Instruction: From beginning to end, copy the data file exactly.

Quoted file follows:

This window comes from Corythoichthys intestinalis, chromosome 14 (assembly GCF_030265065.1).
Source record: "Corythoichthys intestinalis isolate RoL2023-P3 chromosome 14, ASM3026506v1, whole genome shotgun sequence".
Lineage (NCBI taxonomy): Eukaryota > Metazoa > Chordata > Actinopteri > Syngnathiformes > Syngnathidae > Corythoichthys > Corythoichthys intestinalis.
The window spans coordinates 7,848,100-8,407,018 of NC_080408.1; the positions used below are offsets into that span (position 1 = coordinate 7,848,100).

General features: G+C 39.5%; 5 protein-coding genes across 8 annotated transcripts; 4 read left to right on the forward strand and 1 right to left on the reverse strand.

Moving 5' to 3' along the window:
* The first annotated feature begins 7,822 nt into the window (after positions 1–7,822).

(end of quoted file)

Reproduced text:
This window comes from Corythoichthys intestinalis, chromosome 14 (assembly GCF_030265065.1).
Source record: "Corythoichthys intestinalis isolate RoL2023-P3 chromosome 14, ASM3026506v1, whole genome shotgun sequence".
Lineage (NCBI taxonomy): Eukaryota > Metazoa > Chordata > Actinopteri > Syngnathiformes > Syngnathidae > Corythoichthys > Corythoichthys intestinalis.
The window spans coordinates 7,848,100-8,407,018 of NC_080408.1; the positions used below are offsets into that span (position 1 = coordinate 7,848,100).

General features: G+C 39.5%; 5 protein-coding genes across 8 annotated transcripts; 4 read left to right on the forward strand and 1 right to left on the reverse strand.

Moving 5' to 3' along the window:
* The first annotated feature begins 7,822 nt into the window (after positions 1–7,822).